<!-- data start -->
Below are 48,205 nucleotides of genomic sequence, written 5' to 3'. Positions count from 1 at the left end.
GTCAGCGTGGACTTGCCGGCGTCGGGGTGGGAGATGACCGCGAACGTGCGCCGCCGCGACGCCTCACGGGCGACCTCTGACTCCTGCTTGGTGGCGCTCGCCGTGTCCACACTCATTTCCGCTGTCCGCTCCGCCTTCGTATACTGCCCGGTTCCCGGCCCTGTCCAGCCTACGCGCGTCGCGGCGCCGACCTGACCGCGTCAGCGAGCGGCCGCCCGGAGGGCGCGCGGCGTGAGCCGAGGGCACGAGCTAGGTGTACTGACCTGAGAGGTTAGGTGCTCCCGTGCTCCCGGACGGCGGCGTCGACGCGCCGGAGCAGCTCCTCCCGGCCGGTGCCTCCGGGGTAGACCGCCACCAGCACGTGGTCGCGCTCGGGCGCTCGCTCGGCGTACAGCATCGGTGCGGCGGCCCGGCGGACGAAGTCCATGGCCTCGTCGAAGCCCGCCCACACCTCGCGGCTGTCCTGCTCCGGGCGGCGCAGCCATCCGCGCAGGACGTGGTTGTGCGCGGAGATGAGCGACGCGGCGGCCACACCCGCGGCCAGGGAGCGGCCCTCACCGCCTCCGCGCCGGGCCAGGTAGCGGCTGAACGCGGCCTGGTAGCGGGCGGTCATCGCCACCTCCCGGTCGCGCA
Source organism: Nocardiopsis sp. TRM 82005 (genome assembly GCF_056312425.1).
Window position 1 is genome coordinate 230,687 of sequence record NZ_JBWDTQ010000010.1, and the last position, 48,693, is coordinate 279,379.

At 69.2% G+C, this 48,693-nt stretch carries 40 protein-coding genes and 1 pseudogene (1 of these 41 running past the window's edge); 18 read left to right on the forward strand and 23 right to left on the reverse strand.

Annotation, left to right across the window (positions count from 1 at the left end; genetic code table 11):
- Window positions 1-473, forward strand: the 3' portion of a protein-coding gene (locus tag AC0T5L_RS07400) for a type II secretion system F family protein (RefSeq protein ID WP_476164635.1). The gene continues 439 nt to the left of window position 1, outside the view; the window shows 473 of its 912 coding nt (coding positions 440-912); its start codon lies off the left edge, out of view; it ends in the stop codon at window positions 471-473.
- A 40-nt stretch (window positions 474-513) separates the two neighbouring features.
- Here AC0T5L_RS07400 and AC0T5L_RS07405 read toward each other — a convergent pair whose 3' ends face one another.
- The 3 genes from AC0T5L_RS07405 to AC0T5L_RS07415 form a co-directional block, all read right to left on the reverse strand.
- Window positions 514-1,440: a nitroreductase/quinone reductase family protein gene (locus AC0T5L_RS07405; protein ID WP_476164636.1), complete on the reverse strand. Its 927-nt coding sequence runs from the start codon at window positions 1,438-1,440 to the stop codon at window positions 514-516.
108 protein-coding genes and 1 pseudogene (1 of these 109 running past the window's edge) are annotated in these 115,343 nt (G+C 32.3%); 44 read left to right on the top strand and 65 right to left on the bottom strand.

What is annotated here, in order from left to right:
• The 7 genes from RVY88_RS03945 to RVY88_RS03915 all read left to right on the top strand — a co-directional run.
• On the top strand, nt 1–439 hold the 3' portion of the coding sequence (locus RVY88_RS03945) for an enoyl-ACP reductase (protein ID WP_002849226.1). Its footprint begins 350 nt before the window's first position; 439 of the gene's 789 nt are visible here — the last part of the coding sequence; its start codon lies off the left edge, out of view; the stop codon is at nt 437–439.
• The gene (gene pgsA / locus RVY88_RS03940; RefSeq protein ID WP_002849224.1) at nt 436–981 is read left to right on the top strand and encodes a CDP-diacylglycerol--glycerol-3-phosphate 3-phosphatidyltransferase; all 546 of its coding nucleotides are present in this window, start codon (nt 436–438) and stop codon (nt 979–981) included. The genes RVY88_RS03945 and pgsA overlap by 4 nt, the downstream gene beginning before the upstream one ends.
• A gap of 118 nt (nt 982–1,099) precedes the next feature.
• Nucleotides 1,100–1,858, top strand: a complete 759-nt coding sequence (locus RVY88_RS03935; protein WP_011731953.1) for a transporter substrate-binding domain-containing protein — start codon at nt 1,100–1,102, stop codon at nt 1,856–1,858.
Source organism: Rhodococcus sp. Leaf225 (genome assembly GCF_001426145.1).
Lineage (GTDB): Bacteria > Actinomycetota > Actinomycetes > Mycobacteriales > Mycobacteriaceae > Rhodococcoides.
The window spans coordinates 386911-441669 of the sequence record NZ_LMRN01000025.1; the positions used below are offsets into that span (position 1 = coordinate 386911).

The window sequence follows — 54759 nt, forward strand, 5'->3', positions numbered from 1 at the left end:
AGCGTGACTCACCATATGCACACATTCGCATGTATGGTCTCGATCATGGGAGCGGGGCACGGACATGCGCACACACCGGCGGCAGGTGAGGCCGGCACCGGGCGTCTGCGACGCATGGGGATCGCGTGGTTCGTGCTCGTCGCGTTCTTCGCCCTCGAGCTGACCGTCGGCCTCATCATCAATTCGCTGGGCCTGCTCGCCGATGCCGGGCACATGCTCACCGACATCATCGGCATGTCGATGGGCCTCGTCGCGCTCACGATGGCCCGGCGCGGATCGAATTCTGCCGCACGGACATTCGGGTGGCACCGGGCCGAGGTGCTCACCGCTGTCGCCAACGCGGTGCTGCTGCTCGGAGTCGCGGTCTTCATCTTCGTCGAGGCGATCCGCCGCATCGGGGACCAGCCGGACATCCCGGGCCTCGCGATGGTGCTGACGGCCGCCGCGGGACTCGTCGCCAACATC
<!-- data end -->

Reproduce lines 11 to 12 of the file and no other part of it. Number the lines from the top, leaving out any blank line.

- Window positions 514-1,440: a nitroreductase/quinone reductase family protein gene (locus AC0T5L_RS07405; protein ID WP_476164636.1), complete on the reverse strand. Its 927-nt coding sequence runs from the start codon at window positions 1,438-1,440 to the stop codon at window positions 514-516.
108 protein-coding genes and 1 pseudogene (1 of these 109 running past the window's edge) are annotated in these 115,343 nt (G+C 32.3%); 44 read left to right on the top strand and 65 right to left on the bottom strand.